New York State will spend $150 million on large-scale clean energy projects as part of its goal to generate 50 percent of its electricity from renewables by 2030. The state will award contracts for as long as 20 years to spur public-private partnerships for solar, wind, fuel cell, biomass, biogas and hydropower projects, Governor Andrew Cuomo said in a statement Thursday.
For Maine independent Sen. Angus King, answers about the basic science of climate change are just a pocket away. The former governor has carried copies of a plastic laminated card in his pocket for the past several years. One side details the rise of carbon dioxide levels in the Earth’s atmosphere over the last 1 million years, and the other the correlation between CO2 and temperature. “It’s all you need to know.”
Senate Majority Leader Mitch McConnell (R-Ky.) yesterday evening announced a cloture vote would be held at 11 a.m. today to limit debate on the measure and move to final passage. Invoking cloture would require 60 votes, a threshold likely to be reached for the generally bipartisan bill. Earlier yesterday, the Senate backed two relatively benign amendments boosting wind energy and Western water resources.
Last year might have been a banner year for wind turbine construction, but not for the wind itself. According to new data from the U.S. Energy Information Administration, the amount of electricity generated from wind turbines grew by less than 10 million megawatt hours last year, the smallest increase since 2007. In a report Thursday government analysts attributed the slow down to decreased wind speeds across the western half of the United States during the first six months of 2015.
The wind power industry had another banner year in 2015, and the outlook for the future is strong. The U.S. Department of Energy’s national wind-power plan calls for wind to supply 20 percent of the country’s electricity by 2030, up from less than 5 percent today. There’s one major obstacle in the industry’s path, though: much of that electricity is generated in remote, windswept areas of the Great Plains, and the transmission system to send it to market doesn’t exist. Getting power from wind farms in Wyoming, Kansas, Oklahoma, and Iowa to the populous cities to the east and west has proven far more difficult than wind developers envisioned a few years ago.
“Wind energy is popular wherever it’s given a chance,” Grassley said. “New technology enables all kinds of renewable energy to advance. Research funding promotes the next wave of development. Wind energy deserves fair treatment among government support for different energy sources. This amendment gives wind energy the attention it deserves.”
The United States Senate passed a bipartisan amendment sponsored by Oregon’s Senator Jeff Merkley and Senator Chuck Grassley (R-IA) that restores funding for wind energy research and development (R&D). Specifically, the Merkley-Grassley amendment restores funding for wind energy research to $95.4 million, the same level as in FY16. The initial draft of the FY17 Energy and Water Appropriations bill had contained a $15.4 million cut to the program, to just $80 million.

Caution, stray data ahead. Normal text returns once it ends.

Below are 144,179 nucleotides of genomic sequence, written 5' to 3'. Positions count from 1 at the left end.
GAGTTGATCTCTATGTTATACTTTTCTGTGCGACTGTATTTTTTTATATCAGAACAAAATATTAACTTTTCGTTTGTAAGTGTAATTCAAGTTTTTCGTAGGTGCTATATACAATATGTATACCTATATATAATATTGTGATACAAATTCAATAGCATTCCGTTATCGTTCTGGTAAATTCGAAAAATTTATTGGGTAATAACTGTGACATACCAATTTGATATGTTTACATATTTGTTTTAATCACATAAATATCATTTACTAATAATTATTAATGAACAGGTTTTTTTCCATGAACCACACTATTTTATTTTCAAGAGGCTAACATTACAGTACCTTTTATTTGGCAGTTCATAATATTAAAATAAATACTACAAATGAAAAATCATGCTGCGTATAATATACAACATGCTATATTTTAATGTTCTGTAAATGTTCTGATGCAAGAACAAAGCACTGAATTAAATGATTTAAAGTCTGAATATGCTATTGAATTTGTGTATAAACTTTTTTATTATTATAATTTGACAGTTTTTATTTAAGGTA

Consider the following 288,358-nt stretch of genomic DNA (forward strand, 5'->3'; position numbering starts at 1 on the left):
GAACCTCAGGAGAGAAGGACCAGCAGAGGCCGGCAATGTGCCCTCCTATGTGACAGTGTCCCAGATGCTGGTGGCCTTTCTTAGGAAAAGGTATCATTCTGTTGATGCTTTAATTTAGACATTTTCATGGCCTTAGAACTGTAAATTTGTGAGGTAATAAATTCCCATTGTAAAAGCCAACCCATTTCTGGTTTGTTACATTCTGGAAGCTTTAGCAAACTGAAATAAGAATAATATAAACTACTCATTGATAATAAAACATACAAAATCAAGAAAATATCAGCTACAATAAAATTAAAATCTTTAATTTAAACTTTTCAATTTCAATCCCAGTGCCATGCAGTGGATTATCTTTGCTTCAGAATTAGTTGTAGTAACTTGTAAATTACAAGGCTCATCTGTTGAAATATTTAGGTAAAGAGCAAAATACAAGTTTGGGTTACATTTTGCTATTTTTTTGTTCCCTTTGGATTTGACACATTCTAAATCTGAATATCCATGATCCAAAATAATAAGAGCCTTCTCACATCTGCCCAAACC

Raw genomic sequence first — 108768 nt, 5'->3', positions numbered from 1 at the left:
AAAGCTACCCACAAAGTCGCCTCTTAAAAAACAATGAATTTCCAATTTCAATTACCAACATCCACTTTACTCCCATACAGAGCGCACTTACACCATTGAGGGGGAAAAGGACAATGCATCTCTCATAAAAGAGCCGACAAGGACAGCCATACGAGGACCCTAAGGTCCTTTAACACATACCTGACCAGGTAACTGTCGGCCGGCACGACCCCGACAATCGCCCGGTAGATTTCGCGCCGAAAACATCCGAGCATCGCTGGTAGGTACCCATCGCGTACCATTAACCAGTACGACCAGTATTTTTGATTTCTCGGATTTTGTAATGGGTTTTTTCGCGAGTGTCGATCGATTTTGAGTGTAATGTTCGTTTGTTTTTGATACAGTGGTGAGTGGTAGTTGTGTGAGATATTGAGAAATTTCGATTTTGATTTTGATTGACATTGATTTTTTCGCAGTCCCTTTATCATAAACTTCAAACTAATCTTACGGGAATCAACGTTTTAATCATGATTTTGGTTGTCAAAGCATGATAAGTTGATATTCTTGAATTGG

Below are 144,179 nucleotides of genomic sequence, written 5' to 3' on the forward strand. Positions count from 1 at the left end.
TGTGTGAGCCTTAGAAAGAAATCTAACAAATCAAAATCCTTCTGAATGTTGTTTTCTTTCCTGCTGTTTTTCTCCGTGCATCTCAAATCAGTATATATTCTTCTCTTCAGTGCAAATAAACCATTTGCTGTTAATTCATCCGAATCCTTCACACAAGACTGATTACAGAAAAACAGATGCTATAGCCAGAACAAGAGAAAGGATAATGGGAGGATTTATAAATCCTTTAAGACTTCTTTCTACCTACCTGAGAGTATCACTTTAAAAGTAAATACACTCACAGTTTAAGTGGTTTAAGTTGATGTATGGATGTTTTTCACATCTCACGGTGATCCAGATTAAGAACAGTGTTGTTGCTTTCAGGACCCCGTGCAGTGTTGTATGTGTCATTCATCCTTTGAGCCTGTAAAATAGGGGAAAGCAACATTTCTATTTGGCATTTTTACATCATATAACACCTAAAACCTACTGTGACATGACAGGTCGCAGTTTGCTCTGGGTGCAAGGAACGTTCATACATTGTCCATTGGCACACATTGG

By a 54-42 vote, the Senate adopted an amendment by Sens. Jeff Merkley (D-Ore.) and Chuck Grassley (R-Iowa) to add $95 million for wind energy to the $37.5 billion spending bill. The amendment would restore funding to current levels after appropriators had proposed shaving $15 million from the account. “We have sometimes heard that wind is a mature industry, and [that] is why the funding for research should be revoked or lowered,” Merkley said, urging support. “But, in fact, as wind is emerging, we’re seeing continuous innovations that are resulting in different designs and different strategies for integrating intermittent wind energy into the grid.” Grassley said yesterday that he found it “amusing” that some of the strongest opponents of wind energy are the biggest proponents of research and development investments for “costly … mature, traditional energy sources”
he Danish island of Samsø has reduced its greenhouse gas output to nearly nothing by using renewable energy. “We like the turbines better now because we own them,” said Søren Hermansen, a leader in the city’s local-driven movement. “We don’t have the discussion about ‘they are ugly on the landscape,’ we don’t have noise problems, and the birds, for some reason, don’t die around these turbines.”
To make offshore turbines less costly, we need to create a market where the producers can erect a big park and get experience with the construction of offshore turbines, and also get experience shipping the turbines to the site and building the foundations for offshore turbines. If we look into the future, I would expect that by 2025, the costs from offshore can be competitive. With regard to competitiveness, you also have to realise that if you count externality costs, both offshore wind and PV [photovoltaics] have lower societal costs than fossil fuels, due to the health cost of emissions and CO2 emissions having other adverse effects. But these things are very hard to put an actual figure on.